[on his process] The changes are part of my writing process. When I write, I imagine scenes. I write things down. I take photographs. I do some casting. I rewrite. It's a permanent making or remaking. I wanted to make the kind of film which is like a meditation more than a story, which has these kinds of faces that convey the mood of Poland at that moment, but is also a bigger parable about stuff. I wanted a film that was musical, not that it's got a lot of music in it, but that has a kind of musical shape to it, and that's not prosaically narrative but has its own rhythm. It's exactly the kind of film that I wanted to make but not in details. It's more like I know where I'm going.[2014]
[on his career] When I watch my early documentaries, they're very eclectic. They don't follow any particular [pattern]. I would have gotten thrown out of film school because I didn't [follow any pattern]. I was just putting them together somehow as the spirit moved me, following my nose, thinking I was brilliant. Now, I look at them and they're just so uneven. I like them all because they're about something and they're kind of original, but they're pretty uneven. From film to film, even documentaries, I was learning the medium and learning how to bring form into some kind of relationship with the content, how to work it, and above all, how to create some kind of order out of chaos. I'm a pretty chaotic person, but I'm also a perfectionist. (...) I never made films like kind of career moves, like making this film in order to make that film in order to end up in Hollywood. It was more like what's on my mind now. It was more like where is my brain now, or my heart, or whatever. They're all part of some kind of, for better or for worse, journey. Even the bad ones, or the less successful ones let's say, I know exactly why they happened like this and why they are like they are. I stayed an amateur who needed to live a bit in order to make films. I don't need to be on the set and just keep churning out films. I definitely don't want to shoot some scripts that are given me. For me, each film, each script is like a little journey in itself, and I'm reinventing the wheel. It's like how do I make this film. That's part of the pleasure and that's why I'm not a normal professional director.[2014]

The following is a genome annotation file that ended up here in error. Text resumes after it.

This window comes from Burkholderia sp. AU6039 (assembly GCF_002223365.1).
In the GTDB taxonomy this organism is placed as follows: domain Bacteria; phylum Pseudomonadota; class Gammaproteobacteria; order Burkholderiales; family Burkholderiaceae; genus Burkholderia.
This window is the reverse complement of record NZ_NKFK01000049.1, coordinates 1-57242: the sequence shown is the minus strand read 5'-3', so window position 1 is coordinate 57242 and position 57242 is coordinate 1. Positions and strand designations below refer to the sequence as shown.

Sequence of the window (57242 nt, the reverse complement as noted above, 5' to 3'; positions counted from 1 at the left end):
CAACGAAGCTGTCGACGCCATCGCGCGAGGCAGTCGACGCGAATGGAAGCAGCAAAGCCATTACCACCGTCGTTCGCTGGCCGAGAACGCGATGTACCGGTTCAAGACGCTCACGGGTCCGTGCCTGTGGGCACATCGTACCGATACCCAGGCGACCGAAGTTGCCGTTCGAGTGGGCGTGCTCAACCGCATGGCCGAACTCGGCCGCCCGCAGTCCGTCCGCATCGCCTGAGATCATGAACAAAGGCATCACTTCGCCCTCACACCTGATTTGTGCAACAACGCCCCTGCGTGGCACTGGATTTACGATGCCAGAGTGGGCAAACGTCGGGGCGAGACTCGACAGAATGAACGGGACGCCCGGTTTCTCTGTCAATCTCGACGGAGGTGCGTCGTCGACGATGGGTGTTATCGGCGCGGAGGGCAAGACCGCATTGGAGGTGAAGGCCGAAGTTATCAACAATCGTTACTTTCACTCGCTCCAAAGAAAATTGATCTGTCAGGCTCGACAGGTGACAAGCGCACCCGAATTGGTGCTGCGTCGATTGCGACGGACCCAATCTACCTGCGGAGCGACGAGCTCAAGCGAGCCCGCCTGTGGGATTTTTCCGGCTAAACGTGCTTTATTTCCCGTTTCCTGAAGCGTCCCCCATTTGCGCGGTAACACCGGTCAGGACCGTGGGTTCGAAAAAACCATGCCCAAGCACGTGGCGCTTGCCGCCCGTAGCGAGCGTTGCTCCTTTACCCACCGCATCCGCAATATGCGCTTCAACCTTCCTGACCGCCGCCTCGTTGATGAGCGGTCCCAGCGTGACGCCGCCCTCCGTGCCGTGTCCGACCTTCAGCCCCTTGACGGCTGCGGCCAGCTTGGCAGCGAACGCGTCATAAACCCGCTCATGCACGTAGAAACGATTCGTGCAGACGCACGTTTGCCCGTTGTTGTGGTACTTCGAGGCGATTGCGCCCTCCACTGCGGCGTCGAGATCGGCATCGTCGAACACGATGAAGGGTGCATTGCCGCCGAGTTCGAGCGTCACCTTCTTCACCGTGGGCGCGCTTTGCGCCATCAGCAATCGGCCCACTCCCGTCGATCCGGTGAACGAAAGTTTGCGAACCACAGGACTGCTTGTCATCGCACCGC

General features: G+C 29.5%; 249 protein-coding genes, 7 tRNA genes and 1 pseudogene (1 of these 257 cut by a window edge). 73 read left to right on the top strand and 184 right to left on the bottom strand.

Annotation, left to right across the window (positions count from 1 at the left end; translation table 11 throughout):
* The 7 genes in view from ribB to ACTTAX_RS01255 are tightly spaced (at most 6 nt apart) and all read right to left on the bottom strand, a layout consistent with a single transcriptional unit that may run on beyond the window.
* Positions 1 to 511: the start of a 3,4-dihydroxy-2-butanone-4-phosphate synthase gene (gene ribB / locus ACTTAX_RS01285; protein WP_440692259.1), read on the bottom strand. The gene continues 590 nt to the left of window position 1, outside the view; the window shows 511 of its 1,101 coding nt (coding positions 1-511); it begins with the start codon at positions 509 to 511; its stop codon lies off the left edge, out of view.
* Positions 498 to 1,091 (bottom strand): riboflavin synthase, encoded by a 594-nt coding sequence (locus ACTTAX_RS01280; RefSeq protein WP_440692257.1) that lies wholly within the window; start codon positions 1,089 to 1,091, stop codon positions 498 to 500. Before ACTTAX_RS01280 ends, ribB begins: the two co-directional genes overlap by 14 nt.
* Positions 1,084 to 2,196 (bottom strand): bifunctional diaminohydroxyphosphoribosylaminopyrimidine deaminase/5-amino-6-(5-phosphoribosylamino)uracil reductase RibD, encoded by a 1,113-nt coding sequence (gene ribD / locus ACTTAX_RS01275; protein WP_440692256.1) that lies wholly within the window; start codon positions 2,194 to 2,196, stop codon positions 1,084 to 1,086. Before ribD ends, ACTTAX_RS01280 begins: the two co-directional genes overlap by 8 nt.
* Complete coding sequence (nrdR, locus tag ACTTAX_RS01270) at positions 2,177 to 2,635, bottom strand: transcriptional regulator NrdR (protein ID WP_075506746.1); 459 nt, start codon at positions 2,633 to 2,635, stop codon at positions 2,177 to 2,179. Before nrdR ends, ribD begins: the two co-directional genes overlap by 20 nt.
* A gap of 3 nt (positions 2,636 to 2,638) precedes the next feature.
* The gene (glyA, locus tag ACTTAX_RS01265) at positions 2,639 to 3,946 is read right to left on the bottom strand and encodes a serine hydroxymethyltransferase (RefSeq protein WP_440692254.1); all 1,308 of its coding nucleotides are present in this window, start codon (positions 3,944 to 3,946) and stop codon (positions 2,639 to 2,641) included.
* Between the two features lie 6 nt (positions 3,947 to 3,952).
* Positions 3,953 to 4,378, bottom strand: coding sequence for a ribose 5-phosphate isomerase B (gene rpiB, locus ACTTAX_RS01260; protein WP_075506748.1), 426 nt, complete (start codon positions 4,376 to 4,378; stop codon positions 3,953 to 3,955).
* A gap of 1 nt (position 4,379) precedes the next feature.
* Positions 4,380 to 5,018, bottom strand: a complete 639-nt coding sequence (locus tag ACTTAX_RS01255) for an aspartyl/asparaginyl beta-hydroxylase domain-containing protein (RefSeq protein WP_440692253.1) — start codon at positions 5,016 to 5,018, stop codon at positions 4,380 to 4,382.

[on future projects] Now I'm going to make three other films, but like I always do. I'll jump between them and wait for the moment where one of them will have these elements like three characters and landscape and some kind of gut feeling that this is worth spending a year and a half or two years of my life on. Just like when I was doing Ida, I was doing three different projects and waiting for this moment when the critical mass came together.[2014]
[on winning the 1st 'Best Foreign Language Film' Academy Award for Poland with Ida (2013)] It's really fantastic. We have a great tradition of films but no Oscars so this feels really great. I hope it encourages the world to look at Polish cinema again and other filmmakers to take risks and do something that's a bit original and brave. I hope this is [an] encouragement. For the film is about different versions of Polishness. But it's about all sorts of things. Faith, identity, sense of guilt, Stalinism too, lost ideals, and it's about jazz and rock 'n' roll. I didn't want to make a film for one reason.[2015]
[on his biography] I lived a pretty chaotic life. I went to England and I moved around, and there were a lot of things that I was interested in. I wrote poetry. I took photographs. I was a musician and all sorts of things. Nothing brilliant, but I did all these different things. Usually, when you say that you did all these different things, it's quite good when you can synthesize them in cinema, because cinema uses all these things. Also, it's also knowledge about photography, about human psychology, and other things. But, to be more specific, I never went to film school. I actually studied literature and philosophy. So, when I started making films, I didn't really know what I was doing, and I was too proud and arrogant to learn.[2014]
Let's be honest: Ida (2013) had no commercial prospects, even in festivals, because I know how hard it is for Polish films to break into Cannes, Venice and Berlin. When I said that I was doing the film in Poland - in Polish and in black and white - my friends decided that I was committing professional hara-kiri. [2015]